Aconitum



any plant belonging to the genus Aconitum, of the buttercup family, having irregular flowers usually in loose clusters, including species with poisonous and medicinal properties.
Historical Examples

In medicine and materia medica, the plant aconitum Napellus (which see).
Cooley’s Cyclopdia of Practical Receipts and Collateral Information in the Arts, Manufactures, Professions, and Trades…, Sixth Edition, Volume I Arnold Cooley

Of aconitum ferox they report that it yields a comparatively large quantity of Pseudaconitine and a small quantity of Aconitine.
Cooley’s Cyclopdia of Practical Receipts and Collateral Information in the Arts, Manufactures, Professions, and Trades…, Sixth Edition, Volume I Arnold Cooley

See aconitum Napellus; under which article will be found engravings of the two roots.
Cooley’s Cyclopdia of Practical Receipts and Collateral Information in the Arts, Manufactures, Professions, and Trades…, Sixth Edition, Volume I Arnold Cooley

It is the aconitum of medicine, the Monk’s-hood or Wolf’s-bane’ of our ancestors.
The Woman-Hater Charles Reade

The root of the aconitum napellus becomes innocuous in frigid climates.
The Variation of Animals and Plants Under Domestication, Volume II (of 2) Charles Darwin

aconitum napellus, roots of, innocuous in cold climates, ii.
The Variation of Animals and Plants Under Domestication, Volume II (of 2) Charles Darwin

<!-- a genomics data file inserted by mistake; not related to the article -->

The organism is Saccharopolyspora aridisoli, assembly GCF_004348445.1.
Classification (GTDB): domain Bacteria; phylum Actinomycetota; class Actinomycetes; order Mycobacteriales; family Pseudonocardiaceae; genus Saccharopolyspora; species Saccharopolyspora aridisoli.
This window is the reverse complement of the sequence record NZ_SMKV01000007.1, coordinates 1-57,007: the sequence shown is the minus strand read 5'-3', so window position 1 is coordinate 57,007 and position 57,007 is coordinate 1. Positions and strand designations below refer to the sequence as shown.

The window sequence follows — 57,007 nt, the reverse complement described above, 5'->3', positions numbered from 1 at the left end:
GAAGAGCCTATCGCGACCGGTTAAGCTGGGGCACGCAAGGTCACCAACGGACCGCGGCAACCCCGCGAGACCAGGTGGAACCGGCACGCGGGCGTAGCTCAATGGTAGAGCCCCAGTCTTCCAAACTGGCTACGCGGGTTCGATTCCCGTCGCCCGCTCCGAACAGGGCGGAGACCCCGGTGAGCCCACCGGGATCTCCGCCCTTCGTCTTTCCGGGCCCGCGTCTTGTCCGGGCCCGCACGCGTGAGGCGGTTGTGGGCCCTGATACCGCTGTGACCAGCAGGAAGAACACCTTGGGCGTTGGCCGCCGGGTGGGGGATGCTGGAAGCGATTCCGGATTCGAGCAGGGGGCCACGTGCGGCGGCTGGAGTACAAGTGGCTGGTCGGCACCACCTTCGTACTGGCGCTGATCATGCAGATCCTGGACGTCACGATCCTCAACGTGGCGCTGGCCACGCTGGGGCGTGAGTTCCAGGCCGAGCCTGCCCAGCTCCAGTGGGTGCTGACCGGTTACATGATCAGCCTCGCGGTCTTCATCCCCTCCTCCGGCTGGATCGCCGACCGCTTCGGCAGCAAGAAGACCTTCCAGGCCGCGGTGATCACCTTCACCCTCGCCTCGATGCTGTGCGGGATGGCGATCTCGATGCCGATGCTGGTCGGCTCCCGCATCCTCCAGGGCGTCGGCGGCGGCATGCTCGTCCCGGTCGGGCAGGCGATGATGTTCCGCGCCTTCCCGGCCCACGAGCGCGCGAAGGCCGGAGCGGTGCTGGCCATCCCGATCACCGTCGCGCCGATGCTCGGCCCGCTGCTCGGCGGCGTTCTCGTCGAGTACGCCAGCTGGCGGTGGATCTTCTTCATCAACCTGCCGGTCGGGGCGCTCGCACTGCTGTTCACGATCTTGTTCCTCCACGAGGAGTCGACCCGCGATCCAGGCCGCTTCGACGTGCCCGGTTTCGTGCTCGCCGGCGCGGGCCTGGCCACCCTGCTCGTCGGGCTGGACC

Monkshood (aconitum Napellus) grows four feet high, and has a beautiful blossom of rich blue growing in quite large clusters.
A Woman’s Hardy Garden Helena Rutherfurd Ely

The plants most limited were Papaveracea, aconitum folium aconitoideum, Saxif.
Journals of Travels in Assam, Burma, Bhootan, Afghanistan and The William Griffith

An acid extracted by Peschier from aconitum napellus, and by Bracconnot from equisetum fluviatile.
Cooley’s Cyclopdia of Practical Receipts and Collateral Information in the Arts, Manufactures, Professions, and Trades…, Sixth Edition, Volume I Arnold Cooley

Of these the most important is the aconitum ferox, a native of the Himalayan mountains, imported from India.
Poisons: Their Effects and Detection Alexander Wynter Blyth

noun
any of various N temperate plants of the ranunculaceous genus Aconitum, such as monkshood and wolfsbane, many of which are poisonous Compare winter aconite
the dried poisonous root of many of these plants, sometimes used as an antipyretic
n.

poisonous plant (also known as monkshood and wolf’s bane), 1570s, from French aconit, from Latin aconitum, from Greek akoniton, of unknown origin.

aconite ac·o·nite (āk’ə-nīt’)
n.
The dried poisonous root of various herbs of the genus Aconitum containing aconitine, used externally as an analgesic.

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